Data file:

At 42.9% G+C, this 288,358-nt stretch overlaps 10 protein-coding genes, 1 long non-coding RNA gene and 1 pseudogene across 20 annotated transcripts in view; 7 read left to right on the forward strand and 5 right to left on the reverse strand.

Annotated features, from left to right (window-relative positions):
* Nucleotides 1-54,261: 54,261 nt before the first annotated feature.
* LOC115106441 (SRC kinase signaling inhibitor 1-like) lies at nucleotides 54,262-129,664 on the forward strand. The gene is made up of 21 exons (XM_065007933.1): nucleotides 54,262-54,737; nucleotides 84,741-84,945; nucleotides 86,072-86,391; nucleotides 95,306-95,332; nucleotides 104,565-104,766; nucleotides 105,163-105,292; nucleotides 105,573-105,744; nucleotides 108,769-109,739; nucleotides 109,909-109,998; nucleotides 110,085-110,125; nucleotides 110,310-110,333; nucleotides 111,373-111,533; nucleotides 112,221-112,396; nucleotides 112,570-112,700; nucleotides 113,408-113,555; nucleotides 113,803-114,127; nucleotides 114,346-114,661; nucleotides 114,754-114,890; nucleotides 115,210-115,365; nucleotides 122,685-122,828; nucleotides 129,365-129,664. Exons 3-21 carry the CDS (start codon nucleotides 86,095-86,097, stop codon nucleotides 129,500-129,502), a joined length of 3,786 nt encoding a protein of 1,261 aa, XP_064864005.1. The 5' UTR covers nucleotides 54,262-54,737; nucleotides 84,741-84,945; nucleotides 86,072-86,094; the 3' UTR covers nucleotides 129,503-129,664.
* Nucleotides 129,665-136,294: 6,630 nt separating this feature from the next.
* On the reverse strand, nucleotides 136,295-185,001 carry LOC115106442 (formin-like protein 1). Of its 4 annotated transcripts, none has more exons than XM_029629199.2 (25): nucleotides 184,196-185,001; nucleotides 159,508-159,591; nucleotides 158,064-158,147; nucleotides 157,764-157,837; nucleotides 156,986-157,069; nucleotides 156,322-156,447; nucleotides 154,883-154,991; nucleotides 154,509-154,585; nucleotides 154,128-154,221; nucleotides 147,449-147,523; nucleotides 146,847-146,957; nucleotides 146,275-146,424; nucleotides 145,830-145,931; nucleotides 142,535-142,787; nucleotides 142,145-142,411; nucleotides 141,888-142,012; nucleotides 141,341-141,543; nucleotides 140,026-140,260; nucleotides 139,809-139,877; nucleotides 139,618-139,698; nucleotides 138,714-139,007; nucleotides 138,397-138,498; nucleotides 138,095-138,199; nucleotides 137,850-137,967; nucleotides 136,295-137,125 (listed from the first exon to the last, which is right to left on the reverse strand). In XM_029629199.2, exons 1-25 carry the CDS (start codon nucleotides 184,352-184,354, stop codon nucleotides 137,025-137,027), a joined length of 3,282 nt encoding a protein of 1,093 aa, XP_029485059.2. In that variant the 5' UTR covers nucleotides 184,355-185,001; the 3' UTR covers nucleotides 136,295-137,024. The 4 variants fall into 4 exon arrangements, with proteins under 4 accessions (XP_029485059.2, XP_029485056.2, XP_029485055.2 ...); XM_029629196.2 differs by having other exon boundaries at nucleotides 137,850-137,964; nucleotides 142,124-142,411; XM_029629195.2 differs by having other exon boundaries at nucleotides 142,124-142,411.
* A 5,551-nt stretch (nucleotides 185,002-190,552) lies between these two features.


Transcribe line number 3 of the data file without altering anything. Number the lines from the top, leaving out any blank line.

* Nucleotides 1-54,261: 54,261 nt before the first annotated feature.